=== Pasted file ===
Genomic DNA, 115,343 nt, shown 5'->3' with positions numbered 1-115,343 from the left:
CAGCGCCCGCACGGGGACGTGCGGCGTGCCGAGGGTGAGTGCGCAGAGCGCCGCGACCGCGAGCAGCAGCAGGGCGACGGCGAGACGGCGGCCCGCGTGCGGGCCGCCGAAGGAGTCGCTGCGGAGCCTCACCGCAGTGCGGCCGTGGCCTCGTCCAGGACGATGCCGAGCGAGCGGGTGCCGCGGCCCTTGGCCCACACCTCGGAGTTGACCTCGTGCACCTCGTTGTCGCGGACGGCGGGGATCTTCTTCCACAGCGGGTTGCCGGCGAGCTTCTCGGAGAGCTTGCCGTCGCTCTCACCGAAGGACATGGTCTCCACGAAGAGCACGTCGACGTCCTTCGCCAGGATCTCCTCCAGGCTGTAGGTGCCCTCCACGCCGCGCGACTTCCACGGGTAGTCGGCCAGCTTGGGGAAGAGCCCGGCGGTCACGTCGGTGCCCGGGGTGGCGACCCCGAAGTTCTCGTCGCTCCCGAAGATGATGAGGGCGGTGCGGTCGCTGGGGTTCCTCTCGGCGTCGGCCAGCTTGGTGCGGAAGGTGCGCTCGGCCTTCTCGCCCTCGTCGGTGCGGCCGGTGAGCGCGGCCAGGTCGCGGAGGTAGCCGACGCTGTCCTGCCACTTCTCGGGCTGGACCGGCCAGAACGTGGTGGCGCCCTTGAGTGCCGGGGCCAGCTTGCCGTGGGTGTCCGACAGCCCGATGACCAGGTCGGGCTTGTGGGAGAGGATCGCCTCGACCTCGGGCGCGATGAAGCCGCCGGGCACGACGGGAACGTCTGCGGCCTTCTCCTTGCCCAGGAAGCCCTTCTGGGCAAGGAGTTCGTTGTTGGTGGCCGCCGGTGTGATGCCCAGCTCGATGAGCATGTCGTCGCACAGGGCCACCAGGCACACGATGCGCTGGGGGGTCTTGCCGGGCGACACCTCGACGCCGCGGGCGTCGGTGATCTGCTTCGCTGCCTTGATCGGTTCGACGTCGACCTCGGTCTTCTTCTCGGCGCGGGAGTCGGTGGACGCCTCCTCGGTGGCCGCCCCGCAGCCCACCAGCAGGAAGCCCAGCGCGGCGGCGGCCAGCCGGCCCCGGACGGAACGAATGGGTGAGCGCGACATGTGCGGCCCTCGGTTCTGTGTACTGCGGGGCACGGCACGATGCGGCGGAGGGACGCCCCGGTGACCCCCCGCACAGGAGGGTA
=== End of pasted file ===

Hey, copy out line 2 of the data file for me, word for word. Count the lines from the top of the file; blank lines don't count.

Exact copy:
CAGCGCCCGCACGGGGACGTGCGGCGTGCCGAGGGTGAGTGCGCAGAGCGCCGCGACCGCGAGCAGCAGCAGGGCGACGGCGAGACGGCGGCCCGCGTGCGGGCCGCCGAAGGAGTCGCTGCGGAGCCTCACCGCAGTGCGGCCGTGGCCTCGTCCAGGACGATGCCGAGCGAGCGGGTGCCGCGGCCCTTGGCCCACACCTCGGAGTTGACCTCGTGCACCTCGTTGTCGCGGACGGCGGGGATCTTCTTCCACAGCGGGTTGCCGGCGAGCTTCTCGGAGAGCTTGCCGTCGCTCTCACCGAAGGACATGGTCTCCACGAAGAGCACGTCGACGTCCTTCGCCAGGATCTCCTCCAGGCTGTAGGTGCCCTCCACGCCGCGCGACTTCCACGGGTAGTCGGCCAGCTTGGGGAAGAGCCCGGCGGTCACGTCGGTGCCCGGGGTGGCGACCCCGAAGTTCTCGTCGCTCCCGAAGATGATGAGGGCGGTGCGGTCGCTGGGGTTCCTCTCGGCGTCGGCCAGCTTGGTGCGGAAGGTGCGCTCGGCCTTCTCGCCCTCGTCGGTGCGGCCGGTGAGCGCGGCCAGGTCGCGGAGGTAGCCGACGCTGTCCTGCCACTTCTCGGGCTGGACCGGCCAGAACGTGGTGGCGCCCTTGAGTGCCGGGGCCAGCTTGCCGTGGGTGTCCGACAGCCCGATGACCAGGTCGGGCTTGTGGGAGAGGATCGCCTCGACCTCGGGCGCGATGAAGCCGCCGGGCACGACGGGAACGTCTGCGGCCTTCTCCTTGCCCAGGAAGCCCTTCTGGGCAAGGAGTTCGTTGTTGGTGGCCGCCGGTGTGATGCCCAGCTCGATGAGCATGTCGTCGCACAGGGCCACCAGGCACACGATGCGCTGGGGGGTCTTGCCGGGCGACACCTCGACGCCGCGGGCGTCGGTGATCTGCTTCGCTGCCTTGATCGGTTCGACGTCGACCTCGGTCTTCTTCTCGGCGCGGGAGTCGGTGGACGCCTCCTCGGTGGCCGCCCCGCAGCCCACCAGCAGGAAGCCCAGCGCGGCGGCGGCCAGCCGGCCCCGGACGGAACGAATGGGTGAGCGCGACATGTGCGGCCCTCGGTTCTGTGTACTGCGGGGCACGGCACGATGCGGCGGAGGGACGCCCCGGTGACCCCCCGCACAGGAGGGTA